It as one of the most successful
electro-synth groups in music history, Depeche Mode
was a dominant and groundbreaking musical force during
the '80s and continues to hold much clout in the neo-synth
The seeds for Depeche Mode were planted as far back
as 1976 when keyboardists Vince Clarke and Andrew
Fletcher formed the group No Romance in China. The
Basildon, Essex-based duo didn't last long, but in
1979 Clarke returned to form French Look with guitarist/keyboardist
Martin Gore. Fletcher soon joined and the band re-christened
themselves Composition of Sound. Although the band
played for several months with Clarke performing vocal
duties, they eventually hired David Gahan in 1980
as the permanent lead singer, and changed their name
one final time to Depeche Mode (French for "Fast
Relying exclusively on their synthesizers, they quickly
gained a following in the post-punk London club scene
with their single "Photographic," and were
soon signed to Daniel Miller's Mute Records. Following
several new singles of up-tempo dance tracks, the
band released their debut album, Speak and Spell,
in 1981. The album was a success, but the departure
of principal songwriter Clarke shortly after its release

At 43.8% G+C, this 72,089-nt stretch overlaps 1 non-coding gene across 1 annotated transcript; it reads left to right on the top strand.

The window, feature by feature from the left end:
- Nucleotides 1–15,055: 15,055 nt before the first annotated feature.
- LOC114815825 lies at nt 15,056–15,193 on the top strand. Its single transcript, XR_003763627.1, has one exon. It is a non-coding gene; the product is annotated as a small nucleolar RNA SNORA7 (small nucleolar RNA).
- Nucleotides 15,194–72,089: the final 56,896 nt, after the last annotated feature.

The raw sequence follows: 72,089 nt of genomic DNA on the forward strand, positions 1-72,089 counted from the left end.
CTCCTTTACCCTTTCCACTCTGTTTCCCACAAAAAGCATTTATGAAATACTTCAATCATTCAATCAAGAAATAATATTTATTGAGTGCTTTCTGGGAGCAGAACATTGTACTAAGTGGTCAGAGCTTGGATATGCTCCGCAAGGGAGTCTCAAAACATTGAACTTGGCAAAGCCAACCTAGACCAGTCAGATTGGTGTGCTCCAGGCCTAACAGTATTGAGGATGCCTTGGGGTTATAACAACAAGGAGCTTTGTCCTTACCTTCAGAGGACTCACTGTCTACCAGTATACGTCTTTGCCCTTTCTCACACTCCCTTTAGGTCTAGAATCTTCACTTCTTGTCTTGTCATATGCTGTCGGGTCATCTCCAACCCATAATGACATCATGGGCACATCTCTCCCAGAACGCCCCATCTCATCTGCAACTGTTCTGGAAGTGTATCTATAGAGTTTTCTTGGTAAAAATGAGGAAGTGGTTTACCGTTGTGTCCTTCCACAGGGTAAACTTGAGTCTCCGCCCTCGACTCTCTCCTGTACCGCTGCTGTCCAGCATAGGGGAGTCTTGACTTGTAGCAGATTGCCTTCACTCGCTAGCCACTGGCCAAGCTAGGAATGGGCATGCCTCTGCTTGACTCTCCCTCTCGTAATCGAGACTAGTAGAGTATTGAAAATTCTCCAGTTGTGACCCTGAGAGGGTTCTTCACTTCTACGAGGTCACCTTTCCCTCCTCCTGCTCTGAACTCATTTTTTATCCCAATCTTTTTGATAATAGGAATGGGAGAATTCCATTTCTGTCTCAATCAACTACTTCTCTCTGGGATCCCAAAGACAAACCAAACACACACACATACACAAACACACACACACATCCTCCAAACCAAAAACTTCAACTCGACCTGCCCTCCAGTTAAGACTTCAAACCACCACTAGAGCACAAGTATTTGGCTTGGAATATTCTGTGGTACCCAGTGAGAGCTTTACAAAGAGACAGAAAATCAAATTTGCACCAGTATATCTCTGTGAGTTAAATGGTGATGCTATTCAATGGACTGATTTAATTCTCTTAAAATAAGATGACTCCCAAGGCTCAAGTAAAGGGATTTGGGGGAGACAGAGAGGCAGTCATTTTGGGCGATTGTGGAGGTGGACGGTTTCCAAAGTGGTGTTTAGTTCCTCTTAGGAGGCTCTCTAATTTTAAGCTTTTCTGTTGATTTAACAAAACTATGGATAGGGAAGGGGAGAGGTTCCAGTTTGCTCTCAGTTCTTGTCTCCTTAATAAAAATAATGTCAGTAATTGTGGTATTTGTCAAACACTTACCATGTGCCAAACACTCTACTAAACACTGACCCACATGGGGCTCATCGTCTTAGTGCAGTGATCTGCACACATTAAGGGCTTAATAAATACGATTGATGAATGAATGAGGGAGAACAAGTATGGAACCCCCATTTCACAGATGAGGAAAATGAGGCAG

seemed like it might kill their chances of a worthy
follow-up. To the contrary, with replacement keyboardist
Alan Wilder, and Gore emerging as the chief musical
force, Depeche Mode continued to build their popularity.
Their fourth album, 1984's Some Great Reward, broke
through to mainstream audiences in both the U.S. and
the U.K. A darker work than their previous efforts,
Reward was highlighted by synth-pop classics like
the scathing "Blasphemous Rumours" and the
sadomasochistic "Master and Servant." The
industrial flavored "People are People"
also became a worldwide smash.
Depeche Mode spent the rest of the '80s cranking out
the hits; issuing Black Celebration (1986), Music
for the Masses (1987) and the live 101 (1989) before
hitting the pinnacle of their success in 1990 with
Violator. Singles like "Enjoy the Silence,"
"Policy of Truth" and "Personal Jesus"
truly made them worldwide stars and the Violator tour
became one of the biggest grossing concert tours of
the year. The grueling schedule, however, took its
toll on the band.
Things held together through 1993's Songs of Faith
and Devotion, which featured a more guitar-oriented
sound and the singles "I Feel You" and "Walking
In My Shoes," but by 1995 Wilder had left the
group. The situation got worse when Gahan was hospitalized,
reportedly because of a drug overdose, and only a
few months later attempted suicide. He entered a rehab
clinic for heroin addiction and the band took a year-long
hiatus. Amazingly enough, Depeche Mode stayed together
and Gahan, Gore and Fletcher released Ultra in 1997,
proving they still had what it took with songs like
"Barrel of a Gun," and "It's No Good."
In 1998, Depeche Mode released the double-disc greatest
hits compilation Singles '86-'98 and followed it with
an extensive worldwide tour.
The band's 2001 release, Exciter, was followed by
another world tour, this one lasting five months and
covering over twenty countries.
Biography was taken from site: http://www.rollingstone.com/